I've always been a good student. I'm lucky that way. I'm at least reasonably intelligent, but more than that, I'm disciplined and interested in everything on some level and I test well and formal education rewards those with my particular read-write learning style. Learning is my favorite activity. I plan my vacations around it.
So school has never been a problem.
Nevertheless, my first semester of college threw me for a loop. I went to school back when 15 credit hours was the norm for full-time traditional undergraduates. Now it's rolling back to 12, and sometimes 9. No wonder people are in college forever. No doubt there are elements of this trend I don't understand, but I still say, if that's literally all you have to do, you can do 15 hours. Yes, you will be stressed. Welcome to life.
That fall of 2000 (yikes, now you know how old I am ;-), I sat on my lower bunk in my tiny dorm room with my syllabi and calendars spread around me and inhaled and exhaled very slowly as I looked at the number of exams I would be taking, books I would be reading, and papers I would be writing. This was back in the day when you were just expected to do it and not whine and call your mom to come yell at the professor. (Man, I sound like a crotchety old person, but I know expectations are way lower now because I taught college until very recently and because I hung out with my two favorite college professors in May and they said the same and because we have all seen it many times in The Chronicle.)
My point is that I was looking at a lot of work.
I was absolutely certain it would never get done. I would give it my best shot, but it would never get done.
Well, I said to academia, we had a good run. When people hear that Courtney McKinney flunked out of college, I'm sure they'll be shocked and shake their heads, and say, "It's never the ones you think." Adieu, old friend.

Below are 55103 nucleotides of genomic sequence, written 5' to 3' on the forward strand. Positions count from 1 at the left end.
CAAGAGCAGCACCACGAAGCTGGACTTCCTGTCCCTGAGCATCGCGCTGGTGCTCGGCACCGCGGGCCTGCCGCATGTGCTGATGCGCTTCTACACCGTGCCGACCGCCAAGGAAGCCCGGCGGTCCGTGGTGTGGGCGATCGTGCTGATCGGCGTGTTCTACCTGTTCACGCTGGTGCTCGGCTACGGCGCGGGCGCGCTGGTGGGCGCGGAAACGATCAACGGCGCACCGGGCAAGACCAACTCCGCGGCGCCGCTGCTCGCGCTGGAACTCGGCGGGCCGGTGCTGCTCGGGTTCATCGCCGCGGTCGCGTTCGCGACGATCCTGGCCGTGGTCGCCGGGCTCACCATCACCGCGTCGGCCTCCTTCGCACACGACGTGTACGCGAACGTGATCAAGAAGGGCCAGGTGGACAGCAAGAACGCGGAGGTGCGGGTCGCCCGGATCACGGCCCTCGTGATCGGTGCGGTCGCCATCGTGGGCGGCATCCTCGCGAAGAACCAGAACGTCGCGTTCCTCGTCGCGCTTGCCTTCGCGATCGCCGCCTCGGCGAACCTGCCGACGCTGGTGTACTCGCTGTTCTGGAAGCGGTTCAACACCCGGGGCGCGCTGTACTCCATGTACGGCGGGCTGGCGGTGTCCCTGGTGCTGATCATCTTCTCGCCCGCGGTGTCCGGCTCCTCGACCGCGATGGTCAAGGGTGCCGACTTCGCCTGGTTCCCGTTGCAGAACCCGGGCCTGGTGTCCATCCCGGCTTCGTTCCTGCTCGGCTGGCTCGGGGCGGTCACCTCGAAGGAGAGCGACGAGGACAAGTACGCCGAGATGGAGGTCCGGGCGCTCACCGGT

I have always had a touch of the melodramatic, and this moment had all the makings of an extended death scene in which the heroine can somehow still sing after the bullets have punctured her lungs. (Looking at you, "A Little Fall of Rain").
I now have three degrees and several other qualifications in frames on my office walls. My despair was a bit premature. You'd think I'd learn that it's always going to be okay and that I always find a way because I am too stubborn not to. But no. Every semester I go through the same thing, whether I am teaching or learning. I have told many students this story to convince them that they're going to get through it.
I'm on a break from formal education right now (We all know I'm going back, right? There's still room on my office wall.)but I've managed to transfer my melodrama to my writing. Between finishing The Last Sister and its publication, I wrote another novel, in another genre. There are good things about it, but it also has some major issues I don't feel like fixing right now. Last winter I was struggling. The Last Sister was doing well, but I didn't like the first draft of a new project I produced in February. (Neither did my husband, and he is a good judge.) I tossed it.
I thought, Well, this is it. Two projects that didn't work. We had a good run, writing. I don't know why anyone thinks I can do this again. Goodbye, cruel drafting.
And then, from the piles of research and tossed pages, a new story emerged. At the moment, it's 3000 words long. And I'm pretty sure that if I can pull it off, it will be pure gold. It's good stuff.
I am always getting schooled. But I've learned to ride it out.
And rain will make the flowers grow.